Author Topic: Shannara  (Read 2674 times)

Brother Harmonius

  • Guest
« on: October 27, 2008, 11:13:13 PM »
I admit, it's been decades since I first read Terry Brooks' The Sword of Shannara, and only a couple decades since Elfstones of Shannara. But I recently finished the third book in the series, The Wishsong of Shannara. I've always been a little patronizing toward the Shannara series, which has the unfortunate distinction of being the quintessential Tolkien knock-off epic fantasy series.

Yet, in spite of the obvious LOTR template, Brooks manages to introduce some thought provoking and original concepts. In Wishsong, one such concept is that of the Ildatch, the granddaddy of all Book of Shadows, the sum total collection of all evil magic that has ever been.

Brooks isn't very good at character development. The hero of the story, young Jair Ohmsford weeps for all the memories of the first of the fallen members of the quest, Helm, the Borderman Giant. Yet, we can't weep along with Jair, because Brooks never gave us the opportunity to know Helm. He's something of a phantom limb to the reader, we know he was a living, vital member of the adventure, if only Brooks had remembered his manners and introduced him to us, instead of leaving him on the outside of our little punchbowl circle.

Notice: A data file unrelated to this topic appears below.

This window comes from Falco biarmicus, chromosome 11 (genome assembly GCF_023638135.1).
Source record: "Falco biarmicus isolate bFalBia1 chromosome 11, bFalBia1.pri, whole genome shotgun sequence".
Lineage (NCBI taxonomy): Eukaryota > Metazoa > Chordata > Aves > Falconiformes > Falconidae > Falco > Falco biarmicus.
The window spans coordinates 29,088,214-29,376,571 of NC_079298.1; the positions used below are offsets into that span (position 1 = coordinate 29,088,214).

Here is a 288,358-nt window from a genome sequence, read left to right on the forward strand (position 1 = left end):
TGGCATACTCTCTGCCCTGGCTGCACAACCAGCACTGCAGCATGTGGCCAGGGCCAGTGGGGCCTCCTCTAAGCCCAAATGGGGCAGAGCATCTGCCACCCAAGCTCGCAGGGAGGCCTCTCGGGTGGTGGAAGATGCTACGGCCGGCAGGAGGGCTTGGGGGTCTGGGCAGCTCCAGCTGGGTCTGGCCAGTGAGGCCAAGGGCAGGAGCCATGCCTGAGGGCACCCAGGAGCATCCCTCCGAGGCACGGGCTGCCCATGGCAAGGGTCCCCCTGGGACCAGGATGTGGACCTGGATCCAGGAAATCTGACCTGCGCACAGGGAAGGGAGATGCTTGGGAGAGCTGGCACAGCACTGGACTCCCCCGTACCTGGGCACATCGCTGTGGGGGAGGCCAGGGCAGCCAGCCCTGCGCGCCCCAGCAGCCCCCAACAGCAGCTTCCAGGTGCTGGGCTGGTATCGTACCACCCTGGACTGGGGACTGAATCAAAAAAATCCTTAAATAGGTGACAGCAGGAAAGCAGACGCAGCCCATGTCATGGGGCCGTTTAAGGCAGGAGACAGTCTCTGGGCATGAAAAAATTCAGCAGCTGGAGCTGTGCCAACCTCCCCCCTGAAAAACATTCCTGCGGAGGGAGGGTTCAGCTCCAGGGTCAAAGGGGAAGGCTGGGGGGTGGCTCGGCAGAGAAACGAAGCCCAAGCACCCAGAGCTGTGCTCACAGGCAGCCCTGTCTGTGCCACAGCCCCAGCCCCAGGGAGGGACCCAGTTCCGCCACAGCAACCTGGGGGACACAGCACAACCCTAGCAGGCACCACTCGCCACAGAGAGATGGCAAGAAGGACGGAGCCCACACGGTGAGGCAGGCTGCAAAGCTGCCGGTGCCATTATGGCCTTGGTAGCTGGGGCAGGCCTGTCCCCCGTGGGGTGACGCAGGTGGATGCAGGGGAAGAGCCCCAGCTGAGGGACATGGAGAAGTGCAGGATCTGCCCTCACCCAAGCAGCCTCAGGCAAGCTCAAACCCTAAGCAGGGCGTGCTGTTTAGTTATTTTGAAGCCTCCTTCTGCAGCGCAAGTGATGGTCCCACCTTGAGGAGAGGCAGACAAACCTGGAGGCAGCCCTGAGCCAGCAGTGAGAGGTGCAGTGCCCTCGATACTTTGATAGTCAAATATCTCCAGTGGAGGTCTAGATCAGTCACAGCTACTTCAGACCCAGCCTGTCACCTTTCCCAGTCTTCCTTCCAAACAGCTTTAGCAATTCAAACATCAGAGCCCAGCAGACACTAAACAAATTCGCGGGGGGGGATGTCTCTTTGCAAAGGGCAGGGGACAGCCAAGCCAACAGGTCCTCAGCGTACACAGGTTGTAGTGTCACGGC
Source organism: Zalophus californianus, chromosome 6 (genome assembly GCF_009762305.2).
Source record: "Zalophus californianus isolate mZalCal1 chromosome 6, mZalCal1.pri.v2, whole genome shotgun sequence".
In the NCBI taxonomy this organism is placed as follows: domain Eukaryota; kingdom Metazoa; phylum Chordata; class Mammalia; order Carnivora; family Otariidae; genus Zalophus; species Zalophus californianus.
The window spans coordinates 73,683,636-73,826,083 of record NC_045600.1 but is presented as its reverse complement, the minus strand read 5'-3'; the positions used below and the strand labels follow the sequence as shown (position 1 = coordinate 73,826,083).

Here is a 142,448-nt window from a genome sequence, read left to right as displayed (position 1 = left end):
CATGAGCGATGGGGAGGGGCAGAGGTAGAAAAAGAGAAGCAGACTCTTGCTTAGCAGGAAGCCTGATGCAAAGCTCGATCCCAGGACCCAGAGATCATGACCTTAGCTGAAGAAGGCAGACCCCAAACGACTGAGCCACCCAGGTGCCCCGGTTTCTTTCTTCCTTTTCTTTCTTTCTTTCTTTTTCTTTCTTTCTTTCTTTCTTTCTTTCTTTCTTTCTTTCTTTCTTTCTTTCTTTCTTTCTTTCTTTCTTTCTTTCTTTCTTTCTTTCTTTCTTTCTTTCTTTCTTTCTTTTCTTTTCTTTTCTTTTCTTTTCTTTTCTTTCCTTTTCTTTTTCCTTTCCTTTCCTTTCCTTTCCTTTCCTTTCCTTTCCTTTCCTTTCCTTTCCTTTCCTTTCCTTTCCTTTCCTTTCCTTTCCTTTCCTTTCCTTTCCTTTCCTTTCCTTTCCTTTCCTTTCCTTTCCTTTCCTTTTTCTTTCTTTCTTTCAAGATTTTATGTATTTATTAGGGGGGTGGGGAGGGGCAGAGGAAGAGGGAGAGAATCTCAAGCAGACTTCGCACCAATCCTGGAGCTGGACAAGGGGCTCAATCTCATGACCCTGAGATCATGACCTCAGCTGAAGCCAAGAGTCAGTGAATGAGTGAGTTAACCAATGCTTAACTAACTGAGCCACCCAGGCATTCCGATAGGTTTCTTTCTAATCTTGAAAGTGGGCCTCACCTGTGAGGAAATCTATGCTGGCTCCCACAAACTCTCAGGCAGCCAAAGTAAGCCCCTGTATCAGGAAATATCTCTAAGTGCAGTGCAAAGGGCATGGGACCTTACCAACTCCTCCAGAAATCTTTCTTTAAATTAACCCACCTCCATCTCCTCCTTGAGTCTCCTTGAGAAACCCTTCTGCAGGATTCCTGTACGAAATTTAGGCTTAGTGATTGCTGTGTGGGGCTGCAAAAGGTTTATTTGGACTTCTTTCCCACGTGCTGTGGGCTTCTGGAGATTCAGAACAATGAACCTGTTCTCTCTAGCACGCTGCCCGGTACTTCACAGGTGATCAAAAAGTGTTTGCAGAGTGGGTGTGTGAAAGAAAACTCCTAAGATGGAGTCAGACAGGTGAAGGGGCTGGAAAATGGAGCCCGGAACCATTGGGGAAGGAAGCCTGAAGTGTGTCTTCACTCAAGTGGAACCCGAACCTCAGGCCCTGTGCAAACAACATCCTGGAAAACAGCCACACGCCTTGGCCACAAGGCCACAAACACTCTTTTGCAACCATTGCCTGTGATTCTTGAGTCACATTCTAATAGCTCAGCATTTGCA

The way Brooks paints our meeting with the Ildatch, however, is another thing altogether. I could just see Brin, Jair's older sister stepping down into the black grotto, barely torch-lit, and looking upon an unholy dais and maleficent altar, upon which is a rectangle of blackness so utterly absorbing of all light, it is only known by the absence of its visibility.

I suppose the Ildatch was comparable to the One Ring, except that the book was both the prop and the intelligent animus, where the ring was only the prop, an extension of Sauron, the embodiment of intelligence behind the crafting of the ring.

Where the ring was designed by Sauron, the Ildatch developed out of the collective efforts of every black spell that had been cast or contributed. It represented an anthology of collective evil.